Report: Pioneer ending production of plasma panels

The company will outsource its plasma TV business, according to several reports.

Erica Ogg Former Staff writer, CNET News
Erica Ogg is a CNET News reporter who covers Apple, HP, Dell, and other PC makers, as well as the consumer electronics industry. She's also one of the hosts of CNET News' Daily Podcast. In her non-work life, she's a history geek, a loyal Dodgers fan, and a mac-and-cheese connoisseur.
Erica Ogg
2 min read

Pioneer plans to let someone else make its plasma TV panels, according to several reports.

Reuters reported Tuesday that the company will cease production of its own plasma panels because that portion of its business continues to lose money. The company will still sell plasma sets, but plans to get its plasma panels from Matsushita, parent company of Panasonic, the Nikkei business daily reported. Panasonic is the biggest plasma TV vendor in the world, shipping nearly 40 percent of all plasma displays, while Pioneer ranks fifth, shipping just over 6 percent of plasmas worldwide in the fourth quarter of 2007, according to DisplaySearch.


So far, Pioneer isn't confirming or denying the reports ("Our headquarters are planning to publicly discuss our TV strategy at the end of this week, so we'll have no information until then," said a spokesperson), but it doesn't look good.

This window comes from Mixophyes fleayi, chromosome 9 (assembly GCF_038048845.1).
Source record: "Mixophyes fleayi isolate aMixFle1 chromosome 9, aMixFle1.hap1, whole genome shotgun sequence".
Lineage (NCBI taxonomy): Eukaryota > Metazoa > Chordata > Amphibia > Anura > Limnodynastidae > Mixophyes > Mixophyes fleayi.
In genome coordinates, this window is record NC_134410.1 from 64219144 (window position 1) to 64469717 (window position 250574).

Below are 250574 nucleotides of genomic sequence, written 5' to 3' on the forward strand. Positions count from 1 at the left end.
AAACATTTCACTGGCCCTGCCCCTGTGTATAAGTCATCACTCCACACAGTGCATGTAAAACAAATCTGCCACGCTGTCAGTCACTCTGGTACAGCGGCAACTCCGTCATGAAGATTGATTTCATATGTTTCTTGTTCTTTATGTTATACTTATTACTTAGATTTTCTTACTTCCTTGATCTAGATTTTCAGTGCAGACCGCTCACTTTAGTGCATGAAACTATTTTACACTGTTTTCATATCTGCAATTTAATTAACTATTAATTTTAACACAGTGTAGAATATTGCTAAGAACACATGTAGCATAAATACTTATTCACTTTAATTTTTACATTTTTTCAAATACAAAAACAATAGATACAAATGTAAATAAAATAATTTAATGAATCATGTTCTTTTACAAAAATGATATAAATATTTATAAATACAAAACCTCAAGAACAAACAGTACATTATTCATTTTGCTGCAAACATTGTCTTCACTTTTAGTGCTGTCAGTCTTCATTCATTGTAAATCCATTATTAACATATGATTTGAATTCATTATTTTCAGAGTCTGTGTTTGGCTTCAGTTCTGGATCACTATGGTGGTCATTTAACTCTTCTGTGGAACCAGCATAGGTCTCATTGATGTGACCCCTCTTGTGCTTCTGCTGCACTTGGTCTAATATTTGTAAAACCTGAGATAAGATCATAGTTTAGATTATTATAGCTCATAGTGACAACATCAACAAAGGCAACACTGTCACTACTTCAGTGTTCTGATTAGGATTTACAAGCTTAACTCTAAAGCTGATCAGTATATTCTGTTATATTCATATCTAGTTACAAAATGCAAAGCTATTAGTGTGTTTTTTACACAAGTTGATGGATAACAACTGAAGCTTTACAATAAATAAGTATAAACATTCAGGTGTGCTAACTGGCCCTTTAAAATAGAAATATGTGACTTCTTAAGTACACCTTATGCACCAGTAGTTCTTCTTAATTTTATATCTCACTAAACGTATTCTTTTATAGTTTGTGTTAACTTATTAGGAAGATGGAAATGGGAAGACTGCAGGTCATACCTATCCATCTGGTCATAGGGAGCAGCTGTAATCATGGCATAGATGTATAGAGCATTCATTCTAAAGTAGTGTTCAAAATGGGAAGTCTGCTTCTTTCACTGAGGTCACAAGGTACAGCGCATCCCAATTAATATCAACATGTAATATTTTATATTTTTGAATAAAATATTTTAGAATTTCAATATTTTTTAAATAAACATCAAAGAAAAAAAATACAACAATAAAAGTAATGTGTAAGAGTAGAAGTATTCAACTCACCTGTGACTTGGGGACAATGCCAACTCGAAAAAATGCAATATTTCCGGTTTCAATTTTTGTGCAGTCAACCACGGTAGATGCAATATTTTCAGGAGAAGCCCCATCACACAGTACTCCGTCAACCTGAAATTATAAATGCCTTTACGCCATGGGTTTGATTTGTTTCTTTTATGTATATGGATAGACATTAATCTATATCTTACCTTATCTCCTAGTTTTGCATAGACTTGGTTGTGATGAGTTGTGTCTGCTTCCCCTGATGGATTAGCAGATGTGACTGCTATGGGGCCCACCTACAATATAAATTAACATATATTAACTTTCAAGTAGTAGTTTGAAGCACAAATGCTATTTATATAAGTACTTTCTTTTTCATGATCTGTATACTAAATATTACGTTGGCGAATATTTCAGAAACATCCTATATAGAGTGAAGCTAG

As CNET colleague and resident TV expert David Katzmaier put it, this news amounts to "a black day for black levels."

Pioneer has been repositioning its plasma business over the last few years as a premium brand, most recently pushing its "Kuro" technology, which emphasizes deep black levels and contrast, at CES 2007 and 2008. CNET Reviews ranked the 50-inch plasma from Pioneer as "the best it's ever tested" last year.

Though it appears Pioneer will continue to sell plasmas sets, if it's not making the panels, it seems unlikely that it will prolong the life of its Kuro technology. Pioneer is, however, already planning to buy liquid crystal display panels from Sharp in order to start selling LCD TVs. LCD sets have quickly become the fastest-growing TV technology, displacing traditional cathode-ray tube sets, as well as rear-projection and plasma.